This investigation posits that television news visuals of combat operations in Iraq affect viewers emotionally and, perhaps because of this, cause them to care more about the issue of continued U.S. military presence in Iraq.
[H.sub.1]: Compared with network television news stories about combat operations in Iraq described by news anchors, news stories also featuring footage of combat operations elicit greater affective responses in viewers.
[H.sub.2]: Compared with network television news stories about combat operations in Iraq described by news anchors, news stories also featuring footage of combat operations enhance issue involvement levels in viewers.
Visual Depictions of Combat Influence Attitudes
Aside from the impacts noted above, this investigation posits that news stories featuring footage of combat operations also influence viewer attitudes about the continuing U.S. military presence in Iraq. Three reasons are offered to support this position.
First, because of their emotional tone, images of combat capture viewers' attention. The capacity of visuals to command attention has been well documented for the print media, where photographs function as a "point of entry" to text (Mendelsohn & Thorson, 2004, p. 474; see also Barnhurst, 1994; Garcia & Stark, 1991; Moses, 2001 ; Stone, 1987). Lang's research about the broadcast media suggests that the presence of visuals, especially negative images, grabs attention (Lang, Dhillon, & Dong, 1995; Lang et al., 1996). This occurs because of the capacity of powerful images "to engage the automatic attention system" (Lang, 2000, p. 61).
Second, images should also be remembered better than narrative, assuming consistency between the audio and visual content (Drew & Grimes, 1987; Findahl, 1981; Grimes, 1992; Kepplinger, 1991; Nabi, 2003; Reese, 1984). As Kepplinger (1991) concludes: "As a rule, news films are better remembered than news items that are only spoken about," although he concedes that "the influence of visualization on retention is not very great" (p. 183). Research indicates that, once information is encoded and stored, visual information overtakes verbal representations in subsequent retrieval, resulting in greater recall of visual content (Brosius, 1993; David, 1998; Edwardson, Kent, Engstrom, & Hofmann, 1992; Graber, 1990; Gunter, 1987; Lang et al., 1996; Newhagen, 1998; Reese, 1984; Son, Reese & Davie, 1987).
Lang and colleagues (1995) explain that arousal impacts message retention. When they controlled for valence, positive messages were retained better. Arousal with negative messages interfered with processing and, in a natural setting, "If a stimulus is negative but not arousing there is no 'drive' to avoid, but if it is negative and arousing then one automatically begins to disengage" (p. 325). Fox (2004) examined audio and video redundancy and memory. Findings suggest subtle differences. Viewers in the redundant condition did not significantly remember more than those in the dissonant condition, but memory strength differed. Fox concluded:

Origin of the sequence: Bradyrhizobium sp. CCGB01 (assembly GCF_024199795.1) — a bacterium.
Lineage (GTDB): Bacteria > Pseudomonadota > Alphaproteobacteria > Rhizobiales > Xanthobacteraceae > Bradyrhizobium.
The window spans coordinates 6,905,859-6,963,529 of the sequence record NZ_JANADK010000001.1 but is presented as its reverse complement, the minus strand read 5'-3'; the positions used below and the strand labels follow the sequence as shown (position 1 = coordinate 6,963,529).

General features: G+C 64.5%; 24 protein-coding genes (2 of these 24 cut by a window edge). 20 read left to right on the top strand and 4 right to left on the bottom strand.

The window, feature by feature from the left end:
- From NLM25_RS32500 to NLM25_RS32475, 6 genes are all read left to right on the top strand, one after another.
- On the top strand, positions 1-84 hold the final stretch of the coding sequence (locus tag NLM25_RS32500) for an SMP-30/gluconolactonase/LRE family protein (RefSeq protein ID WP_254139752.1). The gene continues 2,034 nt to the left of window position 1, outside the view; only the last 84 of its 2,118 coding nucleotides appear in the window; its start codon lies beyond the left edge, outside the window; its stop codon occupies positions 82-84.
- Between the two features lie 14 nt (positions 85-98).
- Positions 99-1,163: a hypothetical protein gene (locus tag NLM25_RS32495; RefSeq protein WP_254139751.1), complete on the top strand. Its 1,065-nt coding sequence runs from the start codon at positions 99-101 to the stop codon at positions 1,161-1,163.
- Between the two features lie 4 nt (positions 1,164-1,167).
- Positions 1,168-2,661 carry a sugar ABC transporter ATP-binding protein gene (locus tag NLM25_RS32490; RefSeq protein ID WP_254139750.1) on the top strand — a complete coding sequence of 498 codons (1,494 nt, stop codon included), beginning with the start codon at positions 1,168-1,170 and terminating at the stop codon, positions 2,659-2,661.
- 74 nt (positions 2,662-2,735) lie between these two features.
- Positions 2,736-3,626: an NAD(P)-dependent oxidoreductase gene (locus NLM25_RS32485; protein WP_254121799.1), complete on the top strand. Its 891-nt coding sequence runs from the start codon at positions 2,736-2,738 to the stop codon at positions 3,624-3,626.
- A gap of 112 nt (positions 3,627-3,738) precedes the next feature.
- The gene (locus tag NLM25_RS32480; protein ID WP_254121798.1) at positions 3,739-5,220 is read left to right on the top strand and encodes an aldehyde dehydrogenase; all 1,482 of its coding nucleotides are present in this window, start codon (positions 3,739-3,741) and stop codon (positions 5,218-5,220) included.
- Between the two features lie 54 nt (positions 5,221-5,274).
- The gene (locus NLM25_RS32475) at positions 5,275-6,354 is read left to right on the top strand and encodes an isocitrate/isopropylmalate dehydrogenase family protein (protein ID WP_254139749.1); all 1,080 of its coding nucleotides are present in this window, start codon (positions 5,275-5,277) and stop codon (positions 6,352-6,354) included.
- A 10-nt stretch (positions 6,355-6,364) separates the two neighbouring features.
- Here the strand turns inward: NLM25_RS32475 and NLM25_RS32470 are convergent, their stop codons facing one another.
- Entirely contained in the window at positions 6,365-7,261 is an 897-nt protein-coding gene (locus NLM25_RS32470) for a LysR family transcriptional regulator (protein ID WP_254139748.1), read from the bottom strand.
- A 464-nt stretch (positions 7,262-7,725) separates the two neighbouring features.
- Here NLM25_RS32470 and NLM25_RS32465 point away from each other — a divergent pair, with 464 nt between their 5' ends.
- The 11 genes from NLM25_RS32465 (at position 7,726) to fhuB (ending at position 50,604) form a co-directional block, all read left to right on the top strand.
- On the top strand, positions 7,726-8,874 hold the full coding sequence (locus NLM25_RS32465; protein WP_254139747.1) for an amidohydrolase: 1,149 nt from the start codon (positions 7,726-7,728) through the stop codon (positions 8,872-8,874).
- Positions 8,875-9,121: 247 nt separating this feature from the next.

... for unfamiliar stories using typical visuals, there is no difference in memory performance regardless of whether the audio and video messages are redundant or dissonant ... these results provide additional evidence of the memory-enhancing effects of redundant visuals and the debilitating effects of dissonant visuals on memory. (p. 535) Fox and colleagues (2005) also provide an alternate explanation of audio and visual processing. When audio and video are redundant, they are processed together; when they are dissonant, then dual processing is employed. "When audio and visual messages are dissonant viewers may overload their limited available cognitive resources while processing the messages; when this happens, it is audio processing, not video, that suffers" (p. 105). The dissonant video will be remembered, not the audio.
Finally, images also are credible and, therefore, are believable. People place greater trust in what they see than what they read or hear (Graber, 1987; McLuhan & Fiore, 1967). They understand that words are authored and, because people disagree, are subject to criticism. By contrast, they perceive visuals as true representations (despite the evidence that visual content can be manipulated) and are more likely to take them at face value (Kepplinger, 1991). Graber (1987) maintains that television news elicits more emotion, which increases involvement by making the "audience care more about an issue and the people involved" (p. 76). Kepplinger (1991) claims: "Visual depictions have...